Stars and Bars is William Boyd’s 1984 novel about an Englishman adrift in the United States. The book interested me because it’s about someone seeking their personal identity through nationality. As a way of thinking of yourself, this is an idea I have always been uncomfortable with, and which has caused no end of political trouble in the last few years.
Henderson Dores, the central character, starts the book by not wanting to be an Englishman anymore. This shy, awkward, typically diffident product of an English public school, decides to make a new life for himself in America, taking a job as an art valuer at a New York auction house. But the thing is, he wants to replace his identity as an Englishman with the identity of an American, and that’s where his problems start.
He keeps responding to life in terms of things outside him – allowing his life to be shaped by other people’s desires, or by how he looks in other people’s eyes. This leads to all kinds of tangles, which come to a head when Henderson goes to a decaying mansion in Georgia, to value some paintings which an eccentric collector is ready to sell.
Here, through a series of disasters, Henderson has his identity stripped away. In a telling scene he finds himself back in New York, at night, during a rain storm, with no money, no credit cards, no passport, and no clothes. His nakedness is covered by nothing more than cardboard and plastic wrapping, which he finds in an alley. But ironically he now feels that he fits in as one of the misfit individuals who live around him in the city.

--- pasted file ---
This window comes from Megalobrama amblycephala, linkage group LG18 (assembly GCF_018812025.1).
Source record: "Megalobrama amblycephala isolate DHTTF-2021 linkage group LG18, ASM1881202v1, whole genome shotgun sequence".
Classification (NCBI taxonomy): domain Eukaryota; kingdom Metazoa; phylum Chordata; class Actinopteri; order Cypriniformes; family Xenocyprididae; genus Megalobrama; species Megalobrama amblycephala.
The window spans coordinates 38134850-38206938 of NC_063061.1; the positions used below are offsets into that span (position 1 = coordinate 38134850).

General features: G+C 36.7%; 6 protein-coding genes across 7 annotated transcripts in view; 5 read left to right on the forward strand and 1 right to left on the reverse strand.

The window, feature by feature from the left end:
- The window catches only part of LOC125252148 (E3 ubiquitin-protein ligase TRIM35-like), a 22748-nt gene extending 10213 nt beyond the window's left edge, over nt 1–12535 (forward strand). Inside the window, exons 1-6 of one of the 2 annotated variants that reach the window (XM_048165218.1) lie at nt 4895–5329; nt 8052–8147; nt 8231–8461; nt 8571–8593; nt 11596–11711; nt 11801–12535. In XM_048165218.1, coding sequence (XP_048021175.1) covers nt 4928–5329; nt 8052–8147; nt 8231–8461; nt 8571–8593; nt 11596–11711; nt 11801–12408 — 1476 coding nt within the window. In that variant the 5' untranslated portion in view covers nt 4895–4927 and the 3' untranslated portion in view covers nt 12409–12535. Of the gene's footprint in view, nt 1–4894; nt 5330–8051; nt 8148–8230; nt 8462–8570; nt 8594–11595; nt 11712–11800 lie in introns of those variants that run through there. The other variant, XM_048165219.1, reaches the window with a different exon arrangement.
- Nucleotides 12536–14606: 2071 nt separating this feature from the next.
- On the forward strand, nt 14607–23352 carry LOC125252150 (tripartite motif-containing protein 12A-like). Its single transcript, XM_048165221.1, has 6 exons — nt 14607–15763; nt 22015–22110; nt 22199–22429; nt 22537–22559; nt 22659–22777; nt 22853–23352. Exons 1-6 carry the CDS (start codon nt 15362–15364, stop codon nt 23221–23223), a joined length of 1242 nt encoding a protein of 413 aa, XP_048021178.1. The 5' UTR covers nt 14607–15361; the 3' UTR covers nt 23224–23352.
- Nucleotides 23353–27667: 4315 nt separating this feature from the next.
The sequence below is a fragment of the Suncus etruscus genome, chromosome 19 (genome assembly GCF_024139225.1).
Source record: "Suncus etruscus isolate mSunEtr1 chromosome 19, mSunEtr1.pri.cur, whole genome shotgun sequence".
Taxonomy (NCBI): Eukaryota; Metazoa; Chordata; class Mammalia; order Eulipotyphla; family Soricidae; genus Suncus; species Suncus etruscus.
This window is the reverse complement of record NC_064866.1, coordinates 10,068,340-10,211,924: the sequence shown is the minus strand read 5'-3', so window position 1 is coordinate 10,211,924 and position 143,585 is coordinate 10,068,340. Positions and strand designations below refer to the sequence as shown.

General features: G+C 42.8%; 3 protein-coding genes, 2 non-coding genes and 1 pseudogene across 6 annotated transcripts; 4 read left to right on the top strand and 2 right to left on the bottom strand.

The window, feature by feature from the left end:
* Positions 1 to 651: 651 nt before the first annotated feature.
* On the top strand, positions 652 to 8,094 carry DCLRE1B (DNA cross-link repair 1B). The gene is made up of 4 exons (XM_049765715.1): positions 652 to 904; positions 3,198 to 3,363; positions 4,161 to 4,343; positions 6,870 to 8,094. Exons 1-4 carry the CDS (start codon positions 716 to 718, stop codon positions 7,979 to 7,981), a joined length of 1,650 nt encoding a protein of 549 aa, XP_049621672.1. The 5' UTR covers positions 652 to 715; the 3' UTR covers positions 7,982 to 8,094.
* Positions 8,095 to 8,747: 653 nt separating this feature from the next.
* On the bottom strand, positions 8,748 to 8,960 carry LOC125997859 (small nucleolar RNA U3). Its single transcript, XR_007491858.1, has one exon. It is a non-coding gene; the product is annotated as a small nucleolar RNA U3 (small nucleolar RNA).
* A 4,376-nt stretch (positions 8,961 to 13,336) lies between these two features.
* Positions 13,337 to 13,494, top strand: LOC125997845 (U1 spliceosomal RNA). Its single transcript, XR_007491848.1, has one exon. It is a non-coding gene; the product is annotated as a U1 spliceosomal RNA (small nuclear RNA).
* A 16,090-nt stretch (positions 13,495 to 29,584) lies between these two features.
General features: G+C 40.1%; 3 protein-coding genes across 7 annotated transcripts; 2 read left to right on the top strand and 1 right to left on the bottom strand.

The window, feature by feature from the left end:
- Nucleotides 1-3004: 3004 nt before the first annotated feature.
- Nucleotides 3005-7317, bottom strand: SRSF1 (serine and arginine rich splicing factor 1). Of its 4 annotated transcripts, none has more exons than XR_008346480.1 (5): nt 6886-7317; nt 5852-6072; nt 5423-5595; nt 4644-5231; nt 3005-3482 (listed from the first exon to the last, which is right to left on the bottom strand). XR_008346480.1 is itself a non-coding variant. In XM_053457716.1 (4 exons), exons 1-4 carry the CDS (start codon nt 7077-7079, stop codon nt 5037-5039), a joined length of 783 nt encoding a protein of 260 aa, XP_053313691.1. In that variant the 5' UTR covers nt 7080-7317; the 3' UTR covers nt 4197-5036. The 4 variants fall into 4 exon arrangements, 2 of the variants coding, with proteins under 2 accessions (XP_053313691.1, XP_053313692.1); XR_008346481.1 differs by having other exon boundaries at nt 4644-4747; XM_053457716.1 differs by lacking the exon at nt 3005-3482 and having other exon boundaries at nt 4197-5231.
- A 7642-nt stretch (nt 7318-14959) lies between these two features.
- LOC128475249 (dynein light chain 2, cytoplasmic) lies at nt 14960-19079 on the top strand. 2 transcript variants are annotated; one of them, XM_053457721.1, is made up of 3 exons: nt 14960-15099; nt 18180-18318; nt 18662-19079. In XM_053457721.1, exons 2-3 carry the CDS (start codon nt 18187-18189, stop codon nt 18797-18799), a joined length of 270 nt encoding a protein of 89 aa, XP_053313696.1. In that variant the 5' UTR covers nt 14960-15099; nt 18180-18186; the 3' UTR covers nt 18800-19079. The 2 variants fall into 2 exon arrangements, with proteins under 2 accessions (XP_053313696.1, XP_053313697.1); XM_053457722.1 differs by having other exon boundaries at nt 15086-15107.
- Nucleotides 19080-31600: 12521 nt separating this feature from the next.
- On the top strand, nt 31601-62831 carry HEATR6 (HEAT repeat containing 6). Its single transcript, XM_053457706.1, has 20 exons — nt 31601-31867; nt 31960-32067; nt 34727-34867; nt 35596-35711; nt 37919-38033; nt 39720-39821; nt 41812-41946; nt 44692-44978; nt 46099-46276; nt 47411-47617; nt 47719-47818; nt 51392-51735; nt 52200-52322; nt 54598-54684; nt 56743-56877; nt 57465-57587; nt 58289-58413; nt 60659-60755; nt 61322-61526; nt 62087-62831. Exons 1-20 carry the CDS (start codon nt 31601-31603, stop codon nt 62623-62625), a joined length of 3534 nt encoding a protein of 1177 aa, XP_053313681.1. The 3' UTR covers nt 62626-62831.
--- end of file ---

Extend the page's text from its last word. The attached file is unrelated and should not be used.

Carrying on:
In losing his identity Henderson finds what he is looking for, which is ultimately himself. In the end that is all we have. We can think of ourselves as British, English, American; or we can identify with something like the job we do, but in the end we remain an individual. Henderson is left with very little once all the outside stuff has gone, but I felt that by the end he had the chance to rebuild on firmer foundations.
I found Stars and Bars a clever, thoughtful and funny book. There are sections that made me uncomfortable, but they were part of this idea of losing false identities and seeing through to what is really there. What is really there might not be polite, or dignified, or even acceptable. It’s like a dream where we see all manner of weird and unacceptable visions once the filter of the waking mind has been turned off. And a few descriptions of that type of dream do feature in the book. But, in the end, there is something to be said for the revealing of things that usually remain hidden, just as if Karl Jung were listening with compassion to our shameful dreams and helping us come to terms with hidden aspects of ourselves.